Soil Retaining Structures

Development of models for structural analysis

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Abstract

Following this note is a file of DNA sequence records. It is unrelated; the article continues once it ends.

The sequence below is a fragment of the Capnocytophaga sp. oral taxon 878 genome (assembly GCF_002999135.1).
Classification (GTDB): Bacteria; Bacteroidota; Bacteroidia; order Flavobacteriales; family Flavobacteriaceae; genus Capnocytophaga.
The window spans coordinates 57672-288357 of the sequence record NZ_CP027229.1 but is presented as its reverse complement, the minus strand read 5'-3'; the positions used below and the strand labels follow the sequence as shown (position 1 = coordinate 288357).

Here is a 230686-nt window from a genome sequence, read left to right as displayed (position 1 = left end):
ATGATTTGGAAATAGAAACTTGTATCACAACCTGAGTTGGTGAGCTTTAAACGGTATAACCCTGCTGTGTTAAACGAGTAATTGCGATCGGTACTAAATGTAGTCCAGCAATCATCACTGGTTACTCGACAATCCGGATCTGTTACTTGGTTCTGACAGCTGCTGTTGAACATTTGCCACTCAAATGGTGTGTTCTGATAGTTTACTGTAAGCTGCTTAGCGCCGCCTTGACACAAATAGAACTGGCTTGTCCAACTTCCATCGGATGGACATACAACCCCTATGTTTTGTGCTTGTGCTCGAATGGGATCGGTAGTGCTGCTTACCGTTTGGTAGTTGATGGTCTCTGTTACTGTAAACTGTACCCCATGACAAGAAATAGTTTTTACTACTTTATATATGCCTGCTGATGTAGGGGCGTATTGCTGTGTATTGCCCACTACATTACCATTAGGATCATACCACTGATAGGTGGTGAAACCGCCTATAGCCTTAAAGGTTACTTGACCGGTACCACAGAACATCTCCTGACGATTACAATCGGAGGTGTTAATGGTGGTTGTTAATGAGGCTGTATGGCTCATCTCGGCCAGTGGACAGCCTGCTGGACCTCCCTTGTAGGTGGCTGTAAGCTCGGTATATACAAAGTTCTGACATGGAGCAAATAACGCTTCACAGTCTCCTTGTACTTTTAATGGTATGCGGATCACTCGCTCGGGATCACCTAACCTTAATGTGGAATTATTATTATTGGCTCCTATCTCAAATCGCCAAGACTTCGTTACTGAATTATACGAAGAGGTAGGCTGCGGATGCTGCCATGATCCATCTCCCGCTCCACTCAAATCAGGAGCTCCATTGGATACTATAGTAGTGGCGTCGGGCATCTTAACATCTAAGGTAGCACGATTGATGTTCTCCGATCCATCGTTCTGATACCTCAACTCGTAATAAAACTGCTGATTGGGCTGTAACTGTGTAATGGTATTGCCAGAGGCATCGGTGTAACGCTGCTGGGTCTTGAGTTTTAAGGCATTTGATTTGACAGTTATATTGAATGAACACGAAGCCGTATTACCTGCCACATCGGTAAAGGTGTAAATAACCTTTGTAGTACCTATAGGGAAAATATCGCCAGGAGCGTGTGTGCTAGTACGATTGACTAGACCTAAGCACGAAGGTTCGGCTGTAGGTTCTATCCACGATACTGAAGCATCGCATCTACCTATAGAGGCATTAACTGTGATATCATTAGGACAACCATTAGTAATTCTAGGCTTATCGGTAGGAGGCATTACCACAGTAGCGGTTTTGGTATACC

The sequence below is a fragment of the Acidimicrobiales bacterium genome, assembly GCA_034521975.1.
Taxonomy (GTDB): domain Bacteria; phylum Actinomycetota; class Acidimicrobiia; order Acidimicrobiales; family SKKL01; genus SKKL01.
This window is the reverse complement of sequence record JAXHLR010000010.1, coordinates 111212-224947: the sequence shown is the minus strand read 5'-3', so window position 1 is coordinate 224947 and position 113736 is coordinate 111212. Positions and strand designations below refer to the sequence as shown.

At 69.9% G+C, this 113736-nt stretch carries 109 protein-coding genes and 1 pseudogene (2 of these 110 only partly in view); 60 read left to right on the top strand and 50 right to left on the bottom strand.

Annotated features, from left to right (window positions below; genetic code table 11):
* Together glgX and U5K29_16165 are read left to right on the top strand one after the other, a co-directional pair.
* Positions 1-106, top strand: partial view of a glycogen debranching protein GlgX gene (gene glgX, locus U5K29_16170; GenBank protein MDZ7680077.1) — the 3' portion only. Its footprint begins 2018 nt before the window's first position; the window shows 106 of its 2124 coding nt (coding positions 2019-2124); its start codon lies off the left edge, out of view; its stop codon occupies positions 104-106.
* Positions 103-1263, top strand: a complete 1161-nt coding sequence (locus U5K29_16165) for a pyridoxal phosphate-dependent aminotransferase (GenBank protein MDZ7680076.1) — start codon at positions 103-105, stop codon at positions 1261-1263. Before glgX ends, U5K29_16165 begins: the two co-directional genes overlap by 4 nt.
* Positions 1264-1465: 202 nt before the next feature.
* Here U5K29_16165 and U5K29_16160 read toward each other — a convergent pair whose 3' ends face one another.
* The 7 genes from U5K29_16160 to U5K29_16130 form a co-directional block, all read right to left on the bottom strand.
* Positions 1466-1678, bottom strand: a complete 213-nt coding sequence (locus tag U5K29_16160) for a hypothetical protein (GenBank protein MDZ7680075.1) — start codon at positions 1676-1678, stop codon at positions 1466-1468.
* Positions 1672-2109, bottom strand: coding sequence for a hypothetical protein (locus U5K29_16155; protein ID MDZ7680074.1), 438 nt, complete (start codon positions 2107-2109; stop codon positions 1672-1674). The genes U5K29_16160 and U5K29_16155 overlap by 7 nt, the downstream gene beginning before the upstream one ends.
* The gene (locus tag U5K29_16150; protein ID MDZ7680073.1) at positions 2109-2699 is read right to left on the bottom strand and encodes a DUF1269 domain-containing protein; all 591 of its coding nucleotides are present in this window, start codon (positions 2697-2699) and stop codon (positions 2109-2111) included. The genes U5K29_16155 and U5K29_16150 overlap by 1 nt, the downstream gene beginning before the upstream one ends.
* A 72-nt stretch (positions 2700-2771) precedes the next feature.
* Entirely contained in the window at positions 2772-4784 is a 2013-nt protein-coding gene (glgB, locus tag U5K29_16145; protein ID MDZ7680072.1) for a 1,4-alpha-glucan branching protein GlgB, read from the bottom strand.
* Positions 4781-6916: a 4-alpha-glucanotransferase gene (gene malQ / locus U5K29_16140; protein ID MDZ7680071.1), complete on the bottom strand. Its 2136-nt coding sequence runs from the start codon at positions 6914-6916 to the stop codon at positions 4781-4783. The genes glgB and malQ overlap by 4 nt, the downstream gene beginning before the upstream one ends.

The topic of this thesis is the development of models for the structural analysis of soil retaining structures. The soil retaining structures being looked at are; block revetments, flexible retaining walls and bored tunnels in soft soil. Within this context typical structural behavior of these structures is discussed too. The emphasis within the context of model development is on the use of Finite Element analysis as a generic toolbox for model development. In chapter 3 a methodology for the development of models is formulated. Both verification, the testing of the integrity of a model and the relation with models of lower hierarchy, and evaluation, testing the accuracy of a model are important. Accuracy and uncertainty are related aspects of model development. In chapter 4 an analytical toolbox for the development of models for structural analysis is given. One of the observations in the formulation of this chapter was that groundwater flow can be evaluated based on the same principle as equilibrium of stresses; the principle of virtual work. In the next three chapters 5, 6, and 7 three examples are given of development of models for the structural analysis of soil retaining structures. In chapter 5, a model for the stability against sliding of the top-layer of a revetment is put forward. The model is evaluated against prototype information. The validity to use Delta flume measurements to validate models for the design of a revetments cover-layer is being reconsidered, as there is reason to believe that the undrained response which is attributing to'the strength of a cover-layer has 3 dimensional effects being overlooked in a 2D measurement. In chapter 6, the models for sheet-pile retaining walls are described. The development of finite element analysis for sheet pile walls is described. Subsequently some of the verification analyses are described including an analytical solution derived from plasticity theory. Finally the finite element model is validated against prototype measurements, i.e. the Karlsruhe sheet pile test (1993). Within this context the test is evaluated applying inverse analysis. One of the conclusions was that a distinct difference between the in-situ stiffness of a sand layer and the stiffness as derived from a laboratory test was found. The reason for this is thought to be the breaking up of structure during sampling in advance of the laboratory testing. This structure is not recovered during preparation in the laboratory. The model evaluation indicates that the application of Finite Element analysis improves the accuracy in comparison to the empirical models. In chapter 7, the structural models for the design of a tunnel liner are discussed. The problems related to bored tunnelling in soft soil are discussed. The model hierarchy for the evaluation of the tunnel liner is discussed. In the second part of this chapter, a back-analysis of the measurements from the Second Heinenoord tunnel, with a finite element model is described. From this it comes forward that the uncertainty with respect to tunnel liner design is mainly related to the construction phase, i.e. tunnel ring assembly. In comparison to sheet pile walls, the soil loading of tunnel liners are easier to model.